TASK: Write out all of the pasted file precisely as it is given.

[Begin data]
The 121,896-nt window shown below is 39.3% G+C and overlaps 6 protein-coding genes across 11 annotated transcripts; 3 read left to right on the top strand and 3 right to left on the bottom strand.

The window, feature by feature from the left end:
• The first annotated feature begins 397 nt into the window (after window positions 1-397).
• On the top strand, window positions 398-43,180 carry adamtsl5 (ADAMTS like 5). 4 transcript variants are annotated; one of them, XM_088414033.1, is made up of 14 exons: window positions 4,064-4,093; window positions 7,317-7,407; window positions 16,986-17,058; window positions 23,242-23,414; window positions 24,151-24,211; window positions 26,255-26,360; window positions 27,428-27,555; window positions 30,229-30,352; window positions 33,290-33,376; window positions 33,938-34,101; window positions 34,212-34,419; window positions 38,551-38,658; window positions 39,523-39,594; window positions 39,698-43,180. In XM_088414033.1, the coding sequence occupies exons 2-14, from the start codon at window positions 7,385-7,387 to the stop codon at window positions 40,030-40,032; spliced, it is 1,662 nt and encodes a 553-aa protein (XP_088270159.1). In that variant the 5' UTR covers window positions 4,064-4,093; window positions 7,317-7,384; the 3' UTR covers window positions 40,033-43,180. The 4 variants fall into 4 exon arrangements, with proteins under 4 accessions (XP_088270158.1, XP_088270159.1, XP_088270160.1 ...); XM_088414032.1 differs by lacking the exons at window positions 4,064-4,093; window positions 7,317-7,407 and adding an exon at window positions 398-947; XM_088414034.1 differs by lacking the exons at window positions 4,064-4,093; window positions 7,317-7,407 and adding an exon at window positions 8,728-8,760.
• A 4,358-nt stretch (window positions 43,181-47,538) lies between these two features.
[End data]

The 121,896-nt window shown below is 39.3% G+C and overlaps 6 protein-coding genes across 11 annotated transcripts; 3 read left to right on the top strand and 3 right to left on the bottom strand.

The window, feature by feature from the left end:
• The first annotated feature begins 397 nt into the window (after window positions 1-397).
• On the top strand, window positions 398-43,180 carry adamtsl5 (ADAMTS like 5). 4 transcript variants are annotated; one of them, XM_088414033.1, is made up of 14 exons: window positions 4,064-4,093; window positions 7,317-7,407; window positions 16,986-17,058; window positions 23,242-23,414; window positions 24,151-24,211; window positions 26,255-26,360; window positions 27,428-27,555; window positions 30,229-30,352; window positions 33,290-33,376; window positions 33,938-34,101; window positions 34,212-34,419; window positions 38,551-38,658; window positions 39,523-39,594; window positions 39,698-43,180. In XM_088414033.1, the coding sequence occupies exons 2-14, from the start codon at window positions 7,385-7,387 to the stop codon at window positions 40,030-40,032; spliced, it is 1,662 nt and encodes a 553-aa protein (XP_088270159.1). In that variant the 5' UTR covers window positions 4,064-4,093; window positions 7,317-7,384; the 3' UTR covers window positions 40,033-43,180. The 4 variants fall into 4 exon arrangements, with proteins under 4 accessions (XP_088270158.1, XP_088270159.1, XP_088270160.1 ...); XM_088414032.1 differs by lacking the exons at window positions 4,064-4,093; window positions 7,317-7,407 and adding an exon at window positions 398-947; XM_088414034.1 differs by lacking the exons at window positions 4,064-4,093; window positions 7,317-7,407 and adding an exon at window positions 8,728-8,760.
• A 4,358-nt stretch (window positions 43,181-47,538) lies between these two features.